There are two myths that we're currently combating at the farm. The first is that male goats stink. Almost every single person who has contacted me about bottle baby goats this season has requested female doelings (and, specifically, female polka dotted nubian doelings). I get it. Really, I do. I love polka dots more than pretty much anyone on the planet. And, what's not to love about those ears? They're so long, so luxurious. Look, if that's what you're into, I support you.
This is what I tell everyone.
If you're not going to milk them, you don't need a girl. And, arguably, a castrated male goat will be the best pet you've ever had. Because, once we castrate them (and we do it for free!) they lose that primal urge to pee all over their faces and live their lives as a big stinky, lovable mess. Plus, for whatever reason, the boys always seem to steal the majority of the polka dots in the womb. So if it's polka dots you're after, your odds increase with a wether.
The second myth is a little more in-depth, but, basically, it's the belief that if you are going to eat meat, you need to eat the animal before they turn a year old for the most lean, tender experience. In fact, it's the only way to avoid "gamey" and "tough" meat.
This, simply stated, is not true. On our farm we eat meat. But, we pride ourselves in eating meat that is ethically grown and responsibly harvested. Our pork, which many of you also fill your freezers with, is grown slowly, on pasture, giving it the ability to develop a richness in flavor that tastes unlike any pork you can get from the grocery store. The chicken we eat comes from roosters, which inevitably hatch on our property, and then grow out on their own, foraging food from pigs or goats. Sometimes they are less than a year old but mostly they live to be about 2 or 3 before they get too ballsy for their own good and eating them becomes another way of keeping the peace on the farm. And while many of our goats will retire at the farm (a right they have earned after devoting their lives to the dairy) there are some that have a different purpose.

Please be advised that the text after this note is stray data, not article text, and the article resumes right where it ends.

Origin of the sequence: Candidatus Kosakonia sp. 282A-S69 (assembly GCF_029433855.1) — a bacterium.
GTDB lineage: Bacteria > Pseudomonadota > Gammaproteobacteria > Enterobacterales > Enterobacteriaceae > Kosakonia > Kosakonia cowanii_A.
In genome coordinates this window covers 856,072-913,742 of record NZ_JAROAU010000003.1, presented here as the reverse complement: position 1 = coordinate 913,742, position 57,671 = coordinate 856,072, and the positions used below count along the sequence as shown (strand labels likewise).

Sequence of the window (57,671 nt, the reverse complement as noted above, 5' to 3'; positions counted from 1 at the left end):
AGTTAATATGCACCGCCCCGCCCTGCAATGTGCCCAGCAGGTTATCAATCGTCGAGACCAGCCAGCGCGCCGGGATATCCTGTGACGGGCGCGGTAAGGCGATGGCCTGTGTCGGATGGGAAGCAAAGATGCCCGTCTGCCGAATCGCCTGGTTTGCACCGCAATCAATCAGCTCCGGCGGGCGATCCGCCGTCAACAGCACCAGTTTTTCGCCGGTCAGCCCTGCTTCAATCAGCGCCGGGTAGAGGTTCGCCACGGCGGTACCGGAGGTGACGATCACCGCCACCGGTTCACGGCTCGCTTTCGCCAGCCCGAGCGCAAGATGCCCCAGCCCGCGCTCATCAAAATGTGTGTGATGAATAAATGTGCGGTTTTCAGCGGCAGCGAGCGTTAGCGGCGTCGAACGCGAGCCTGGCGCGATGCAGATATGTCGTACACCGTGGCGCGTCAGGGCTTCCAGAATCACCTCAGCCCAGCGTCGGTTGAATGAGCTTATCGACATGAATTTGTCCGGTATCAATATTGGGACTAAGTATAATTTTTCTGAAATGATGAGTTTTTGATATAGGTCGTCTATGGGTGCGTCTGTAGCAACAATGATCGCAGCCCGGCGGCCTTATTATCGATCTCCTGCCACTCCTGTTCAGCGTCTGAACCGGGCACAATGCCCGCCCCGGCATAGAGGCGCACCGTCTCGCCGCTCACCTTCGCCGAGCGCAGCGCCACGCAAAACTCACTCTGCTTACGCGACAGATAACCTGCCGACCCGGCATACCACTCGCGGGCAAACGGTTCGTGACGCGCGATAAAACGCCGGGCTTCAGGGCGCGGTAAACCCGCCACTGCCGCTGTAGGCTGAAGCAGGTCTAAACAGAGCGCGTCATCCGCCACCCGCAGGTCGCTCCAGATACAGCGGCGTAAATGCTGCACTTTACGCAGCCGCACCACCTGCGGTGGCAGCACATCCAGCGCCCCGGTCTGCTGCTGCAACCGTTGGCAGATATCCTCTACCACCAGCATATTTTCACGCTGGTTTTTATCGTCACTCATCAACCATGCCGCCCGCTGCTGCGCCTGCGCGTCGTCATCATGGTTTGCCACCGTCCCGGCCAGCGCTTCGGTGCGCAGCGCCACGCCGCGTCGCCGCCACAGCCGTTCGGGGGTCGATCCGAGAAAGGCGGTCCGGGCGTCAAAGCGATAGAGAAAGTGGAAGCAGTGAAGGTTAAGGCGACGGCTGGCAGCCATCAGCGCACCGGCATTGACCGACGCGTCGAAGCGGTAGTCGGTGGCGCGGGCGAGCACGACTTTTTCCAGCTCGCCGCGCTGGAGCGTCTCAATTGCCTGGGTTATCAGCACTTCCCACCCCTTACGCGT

An excellent example of this is a goat that we have been feeding for over a year. We bought her as a 2 year old last year with her mother, who was in milk, and kept her on the promise that she too would breed and be a great producer. In the time we have owned her we have yelled at her more times than I can count. She is a pill. She jumps fences, she steals food, she upsets the harmony of the farm...basically she does whatever she wants and she doesn't care who knows it. Of course we put up with it because her mother is one of our favorite milkers. But then, she had her own baby this year, and her udder was nonexistent. Not small in a way you might expect from a first time mom, just, not there. And, she didn't even really like her baby. For us, that was the final nail in the coffin. We pulled her baby to make sure she couldn't hurt it and also to make sure it got the vital nutrition it needed and we have decided that this goat's ultimate purpose will be to feed our family.
The stigma around eating older animals is centered around one main argument-they don't taste good.
Of course this is false. And, in order to disprove this myth once and for all we're bringing James Bear Award Winning Author and Butcher Adam Danforth onto the farm for a one day workshop. Adam is going to break down one of our older rams into seamed muscles and market cuts and then we are going to offer a blind tasting of unique muscles, exploring varying tastes and textures, followed by an in-depth discussion of each muscle cut. Finally, there will be onsite cooking demos to demonstrate techniques to maximize the flavor of these complex meats.
This class is not just for people who farm. This class is for anyone who is passionate about food and cares about what they are consuming. This class is also for those who want to discover and eat the most flavorful meat they can.
Our hope is that this class is a jumping off point to stop prioritizing age and tenderness over the life the animal lived and the impact that animal's life had on the environment.
Adam is kind of a big deal in the food world, and we're honored that he's chosen to work with our farm. Get your tickets today!
If you'd like to read more about Adam check out the following links:
- Modern Farmer, "The Case For Eating Older Animals"
- The Huffington Post, "Eating Older Animals Could Be a Huge Help to Our Planet and Our Souls"
- Adam Danforth's Website